Wednesday, April 30, 2008

April's Adventures in Books!

Looking back on April, I was able to read some great books while contemplating new career directions, having a daughter, and keeping up with the normal abnormality of my schedule. I hope to reread most of these books, they were so good (and deep!). I hope that the lessons from these writers old and new end up sticking on this tabula that is thankfully not rasa.

The Republic-Plato

This classic work of literature was one that I had for some time been ashamed to have said I'd never read. Additionally, a recent blog entry of a friend referenced it, so I knew I needed to get off of my laurels and read it. Of course, I'd read the excerpts dealing with the allegory of the cave, but to take the whole of his argument for what its worth, and to feel the dialogue's progress in its natural fashion took work, but the work was well worth it. While Plato espouses some things that are strange, such as the dissolution of marriage relations to the point where individuals would be unsure of the identity of their parents, in order to foster a more communal sense of society, his thoughts on truth and tyranny make striking points about our world today.

Christ the Lord-Out of Egypt

I had wanted to read this book for quite some time, and bought the paperback copy about a year ago. We finally got around to reading this book and it was quite enjoyable. It covers the period of Jesus' life as a seven year old, from the time when he left Egypt and returned back to Israel. The crux of the book deals with how Jesus as a human boy would come to understand his divine nature. For some time it made me feel slightly uncomfortable to think that it's possible that he would be unaware of who he was, but then as I thought from my child's perspective of not fully understanding his place in the universe, it made more sense. Ultimately, whether Rice's speculations are accurate or not on the level of details, she accurately applies the truth that the mystery of the Incarnation unites the human with the divine without mixture of substances. I can't wait to get the sequel, which deals with the life of Our Lord as a young man.

Don't Waste Your Life - John Piper

This small book by Baptist preacher John Piper deals with the fact that life is so short, and should not be wasted. It sounds obvious but the sad fact is that in our society so many people are wasting their lives. I was expecting more glaring commentary on the ways in which our society is guilty of this crime, especially as the back cover includes a great example of how most people think that an ideal retirement is spent doing nothing. However, it stays more focused on a positive view of life's meaning. Perhaps Piper's positivity is more palatable to more people, but it didn't get to me really.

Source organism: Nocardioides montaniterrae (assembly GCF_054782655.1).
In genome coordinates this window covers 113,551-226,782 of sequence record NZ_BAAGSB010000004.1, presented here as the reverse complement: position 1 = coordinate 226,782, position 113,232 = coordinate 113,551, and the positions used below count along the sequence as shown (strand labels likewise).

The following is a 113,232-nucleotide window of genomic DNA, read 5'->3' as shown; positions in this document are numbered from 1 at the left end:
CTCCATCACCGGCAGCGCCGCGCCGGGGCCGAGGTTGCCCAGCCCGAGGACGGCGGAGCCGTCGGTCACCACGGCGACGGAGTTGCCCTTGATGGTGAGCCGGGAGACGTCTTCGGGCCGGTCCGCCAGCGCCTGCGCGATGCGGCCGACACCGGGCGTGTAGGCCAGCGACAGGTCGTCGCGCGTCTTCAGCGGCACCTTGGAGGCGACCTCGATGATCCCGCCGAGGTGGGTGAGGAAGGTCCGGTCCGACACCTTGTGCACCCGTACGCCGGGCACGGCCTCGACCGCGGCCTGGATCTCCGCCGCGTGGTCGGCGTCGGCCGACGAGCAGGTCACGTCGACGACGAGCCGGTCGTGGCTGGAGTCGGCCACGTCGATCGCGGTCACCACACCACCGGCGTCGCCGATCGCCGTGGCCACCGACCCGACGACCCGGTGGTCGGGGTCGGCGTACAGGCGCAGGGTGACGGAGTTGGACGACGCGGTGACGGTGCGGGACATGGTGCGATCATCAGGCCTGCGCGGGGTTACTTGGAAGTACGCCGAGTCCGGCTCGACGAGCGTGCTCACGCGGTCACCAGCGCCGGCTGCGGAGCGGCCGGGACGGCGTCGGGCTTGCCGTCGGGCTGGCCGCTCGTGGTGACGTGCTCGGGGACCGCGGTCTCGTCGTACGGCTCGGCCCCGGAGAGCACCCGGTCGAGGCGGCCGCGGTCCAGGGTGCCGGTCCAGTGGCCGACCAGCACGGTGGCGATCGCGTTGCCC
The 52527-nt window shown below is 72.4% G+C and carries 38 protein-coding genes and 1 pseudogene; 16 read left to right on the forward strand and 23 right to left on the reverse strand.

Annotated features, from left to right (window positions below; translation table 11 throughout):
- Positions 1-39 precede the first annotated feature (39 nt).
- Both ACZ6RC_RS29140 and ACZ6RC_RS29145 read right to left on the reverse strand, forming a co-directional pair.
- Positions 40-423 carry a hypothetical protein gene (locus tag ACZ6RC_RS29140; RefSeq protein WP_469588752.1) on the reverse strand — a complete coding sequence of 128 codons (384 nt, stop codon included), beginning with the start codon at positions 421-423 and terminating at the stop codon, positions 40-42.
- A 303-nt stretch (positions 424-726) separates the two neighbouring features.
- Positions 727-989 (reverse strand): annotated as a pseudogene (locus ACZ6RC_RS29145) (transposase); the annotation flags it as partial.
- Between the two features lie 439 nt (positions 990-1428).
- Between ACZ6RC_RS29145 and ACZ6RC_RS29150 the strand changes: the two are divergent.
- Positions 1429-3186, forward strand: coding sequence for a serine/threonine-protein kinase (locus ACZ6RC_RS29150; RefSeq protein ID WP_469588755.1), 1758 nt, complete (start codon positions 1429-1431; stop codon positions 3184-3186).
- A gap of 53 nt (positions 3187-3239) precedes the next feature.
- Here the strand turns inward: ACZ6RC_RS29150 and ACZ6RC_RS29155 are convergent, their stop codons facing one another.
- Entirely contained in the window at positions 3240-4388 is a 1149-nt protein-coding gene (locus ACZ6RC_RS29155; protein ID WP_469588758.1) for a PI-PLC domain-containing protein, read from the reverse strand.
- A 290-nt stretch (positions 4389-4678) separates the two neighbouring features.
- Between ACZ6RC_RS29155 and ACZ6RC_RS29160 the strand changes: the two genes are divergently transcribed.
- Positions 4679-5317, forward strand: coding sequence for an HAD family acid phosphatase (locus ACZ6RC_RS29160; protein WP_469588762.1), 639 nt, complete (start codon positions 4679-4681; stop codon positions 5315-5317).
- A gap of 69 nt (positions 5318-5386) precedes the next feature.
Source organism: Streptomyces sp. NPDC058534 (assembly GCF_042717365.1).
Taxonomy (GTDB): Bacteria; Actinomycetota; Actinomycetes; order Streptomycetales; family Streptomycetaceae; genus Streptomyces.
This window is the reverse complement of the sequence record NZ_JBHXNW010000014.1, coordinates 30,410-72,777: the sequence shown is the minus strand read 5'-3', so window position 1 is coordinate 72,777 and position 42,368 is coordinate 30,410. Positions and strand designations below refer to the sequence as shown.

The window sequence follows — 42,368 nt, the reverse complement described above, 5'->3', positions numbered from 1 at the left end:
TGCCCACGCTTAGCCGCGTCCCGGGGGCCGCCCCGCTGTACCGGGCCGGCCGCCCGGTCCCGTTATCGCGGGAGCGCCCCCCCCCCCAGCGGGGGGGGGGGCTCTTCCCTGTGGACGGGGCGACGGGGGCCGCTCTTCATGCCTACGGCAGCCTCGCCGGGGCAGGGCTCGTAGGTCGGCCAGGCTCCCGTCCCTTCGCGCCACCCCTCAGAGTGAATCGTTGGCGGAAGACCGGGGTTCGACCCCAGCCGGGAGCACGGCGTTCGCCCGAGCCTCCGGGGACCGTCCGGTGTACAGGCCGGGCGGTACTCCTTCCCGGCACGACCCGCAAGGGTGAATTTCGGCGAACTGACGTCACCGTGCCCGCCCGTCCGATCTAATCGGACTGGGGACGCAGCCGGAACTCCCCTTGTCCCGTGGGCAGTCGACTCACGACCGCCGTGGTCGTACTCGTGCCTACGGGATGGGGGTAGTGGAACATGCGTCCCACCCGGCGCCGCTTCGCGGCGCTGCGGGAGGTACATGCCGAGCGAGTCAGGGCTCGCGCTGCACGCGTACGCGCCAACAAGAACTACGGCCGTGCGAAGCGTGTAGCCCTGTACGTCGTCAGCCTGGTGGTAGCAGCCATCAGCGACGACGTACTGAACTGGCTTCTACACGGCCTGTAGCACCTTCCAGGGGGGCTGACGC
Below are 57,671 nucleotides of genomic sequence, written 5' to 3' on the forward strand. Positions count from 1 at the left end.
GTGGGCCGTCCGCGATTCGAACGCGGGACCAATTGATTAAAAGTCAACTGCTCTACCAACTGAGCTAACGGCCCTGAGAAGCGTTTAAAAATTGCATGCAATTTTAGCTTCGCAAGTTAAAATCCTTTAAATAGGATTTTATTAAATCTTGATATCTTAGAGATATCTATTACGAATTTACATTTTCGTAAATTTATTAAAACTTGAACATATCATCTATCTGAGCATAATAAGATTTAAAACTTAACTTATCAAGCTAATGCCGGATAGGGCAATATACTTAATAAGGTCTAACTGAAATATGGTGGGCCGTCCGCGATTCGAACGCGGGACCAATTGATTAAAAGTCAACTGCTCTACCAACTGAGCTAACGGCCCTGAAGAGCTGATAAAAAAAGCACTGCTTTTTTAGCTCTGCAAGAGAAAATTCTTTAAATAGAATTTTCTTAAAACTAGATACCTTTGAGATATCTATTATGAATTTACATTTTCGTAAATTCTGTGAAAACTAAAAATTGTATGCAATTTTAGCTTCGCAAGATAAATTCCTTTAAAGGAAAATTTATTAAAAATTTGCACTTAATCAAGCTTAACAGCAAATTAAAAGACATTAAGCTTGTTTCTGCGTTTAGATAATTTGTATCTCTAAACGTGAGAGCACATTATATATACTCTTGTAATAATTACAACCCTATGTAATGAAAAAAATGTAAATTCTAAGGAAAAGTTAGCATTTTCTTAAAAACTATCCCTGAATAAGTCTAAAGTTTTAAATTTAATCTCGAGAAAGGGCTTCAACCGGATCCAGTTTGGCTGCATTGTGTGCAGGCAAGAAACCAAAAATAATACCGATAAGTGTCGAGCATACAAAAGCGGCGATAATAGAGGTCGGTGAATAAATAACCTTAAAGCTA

What's Wrong With The World - G.K. Chesterton

This book has a very audacious title, with an even more bold message. In it, Chesterton critiques almost every facet of society, from government to family to education to feminism. While some of his views were shocking at first, he did his usual charm and opened my mind. At the end of the day, he argues that the ideal should be our basis for judging something. His closing thought that shows that our society is flawed based on the redness of a poor girl's hair is enough to make you want to cry because of the beauty of his writing, and the fact that we neglect the poor.

Biography of St. Thomas Aquinas - G.K. Chesterton

I finished the first book in this two-book volume this month, reading about the life and views of a man who has proven to be quite enigmatic. I had started reading R.C. Sproul's book Classical Apologetics, which explains the view of those who think Thomas Aquinas got things right. However, as I was reading I thought that it would be better to go straight to the source. When I saw how large most of Aquinas' books were, I realized I should stick with my current favorite writer, G.K. Chesterton, whose biography of St. Thomas has been hailed as the finest by such modern Thomists as Jacques Maritain and Etienne Gilson. At any rate, Chesterton's exposition of what Thomas accomplished made me hungry to learn more about this man's perspective on the world. Chesterton's grasp of the problems of philosophy is as wide as his view of the world, and I can only hope that my eventual readings of Aquinas are as exciting as Chesterton's take on the man and his project.

The Phenomenon of Life: Towards a Philosophical Biology - Hans Jonas

This collection of essays by Hans Jonas, former student of Heidegger who parted ways with him due to Heidegger's refusal to denounce Hitler, applies the basic principles of St. Thomas to the way most biologists look at life. His writing is quite dense with philosophical language [this sentence is a case in point: Concerning the single particle, then, the traceable steady presence in the continuum is the sole operational meaning of "identity", and the traced "path" is its complete verification: no obvious claim to an internal principle of identity, such as retentive historicity or protentive urge for "self"-preservation, issues from its manner of inert permanence.] This is definitely one that cannot simply be read, but must be reread as one goes, and as one thinks back to particular issues. My favorite essay was "Is God a Mathematician?" I think he raises many very important points when one considers theology and biology and the mess that often arises when they clash.

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